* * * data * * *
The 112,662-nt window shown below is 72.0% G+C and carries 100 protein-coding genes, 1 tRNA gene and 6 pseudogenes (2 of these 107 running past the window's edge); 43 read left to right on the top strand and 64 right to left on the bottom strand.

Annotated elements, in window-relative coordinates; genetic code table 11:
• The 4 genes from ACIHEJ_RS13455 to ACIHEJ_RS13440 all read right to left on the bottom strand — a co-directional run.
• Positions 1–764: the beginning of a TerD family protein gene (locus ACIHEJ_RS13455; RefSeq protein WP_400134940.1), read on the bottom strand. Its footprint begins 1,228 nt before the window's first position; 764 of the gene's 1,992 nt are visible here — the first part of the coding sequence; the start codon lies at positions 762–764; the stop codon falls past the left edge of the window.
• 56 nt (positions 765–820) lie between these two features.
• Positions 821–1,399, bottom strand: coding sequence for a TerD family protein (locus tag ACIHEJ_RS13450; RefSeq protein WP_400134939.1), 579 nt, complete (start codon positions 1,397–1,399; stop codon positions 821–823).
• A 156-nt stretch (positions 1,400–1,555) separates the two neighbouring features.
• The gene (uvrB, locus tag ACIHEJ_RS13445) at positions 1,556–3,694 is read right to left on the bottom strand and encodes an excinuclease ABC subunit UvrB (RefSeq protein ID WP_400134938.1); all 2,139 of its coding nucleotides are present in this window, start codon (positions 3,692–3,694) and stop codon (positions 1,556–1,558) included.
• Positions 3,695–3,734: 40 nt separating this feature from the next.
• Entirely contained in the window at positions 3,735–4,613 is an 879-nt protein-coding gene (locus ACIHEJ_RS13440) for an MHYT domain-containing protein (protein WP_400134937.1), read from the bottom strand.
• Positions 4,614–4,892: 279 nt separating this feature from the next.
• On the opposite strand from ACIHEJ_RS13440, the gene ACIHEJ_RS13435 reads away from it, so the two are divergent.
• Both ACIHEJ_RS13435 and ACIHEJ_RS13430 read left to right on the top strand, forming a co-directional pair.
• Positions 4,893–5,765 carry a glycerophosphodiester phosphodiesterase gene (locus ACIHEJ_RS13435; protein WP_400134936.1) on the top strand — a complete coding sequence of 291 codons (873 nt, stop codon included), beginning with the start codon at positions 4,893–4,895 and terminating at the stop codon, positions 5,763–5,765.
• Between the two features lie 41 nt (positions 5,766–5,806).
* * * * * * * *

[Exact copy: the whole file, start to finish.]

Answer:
The 112,662-nt window shown below is 72.0% G+C and carries 100 protein-coding genes, 1 tRNA gene and 6 pseudogenes (2 of these 107 running past the window's edge); 43 read left to right on the top strand and 64 right to left on the bottom strand.

Annotated elements, in window-relative coordinates; genetic code table 11:
• The 4 genes from ACIHEJ_RS13455 to ACIHEJ_RS13440 all read right to left on the bottom strand — a co-directional run.
• Positions 1–764: the beginning of a TerD family protein gene (locus ACIHEJ_RS13455; RefSeq protein WP_400134940.1), read on the bottom strand. Its footprint begins 1,228 nt before the window's first position; 764 of the gene's 1,992 nt are visible here — the first part of the coding sequence; the start codon lies at positions 762–764; the stop codon falls past the left edge of the window.
• 56 nt (positions 765–820) lie between these two features.
• Positions 821–1,399, bottom strand: coding sequence for a TerD family protein (locus tag ACIHEJ_RS13450; RefSeq protein WP_400134939.1), 579 nt, complete (start codon positions 1,397–1,399; stop codon positions 821–823).
• A 156-nt stretch (positions 1,400–1,555) separates the two neighbouring features.
• The gene (uvrB, locus tag ACIHEJ_RS13445) at positions 1,556–3,694 is read right to left on the bottom strand and encodes an excinuclease ABC subunit UvrB (RefSeq protein ID WP_400134938.1); all 2,139 of its coding nucleotides are present in this window, start codon (positions 3,692–3,694) and stop codon (positions 1,556–1,558) included.
• Positions 3,695–3,734: 40 nt separating this feature from the next.
• Entirely contained in the window at positions 3,735–4,613 is an 879-nt protein-coding gene (locus ACIHEJ_RS13440) for an MHYT domain-containing protein (protein WP_400134937.1), read from the bottom strand.
• Positions 4,614–4,892: 279 nt separating this feature from the next.
• On the opposite strand from ACIHEJ_RS13440, the gene ACIHEJ_RS13435 reads away from it, so the two are divergent.
• Both ACIHEJ_RS13435 and ACIHEJ_RS13430 read left to right on the top strand, forming a co-directional pair.
• Positions 4,893–5,765 carry a glycerophosphodiester phosphodiesterase gene (locus ACIHEJ_RS13435; protein WP_400134936.1) on the top strand — a complete coding sequence of 291 codons (873 nt, stop codon included), beginning with the start codon at positions 4,893–4,895 and terminating at the stop codon, positions 5,763–5,765.
• Between the two features lie 41 nt (positions 5,766–5,806).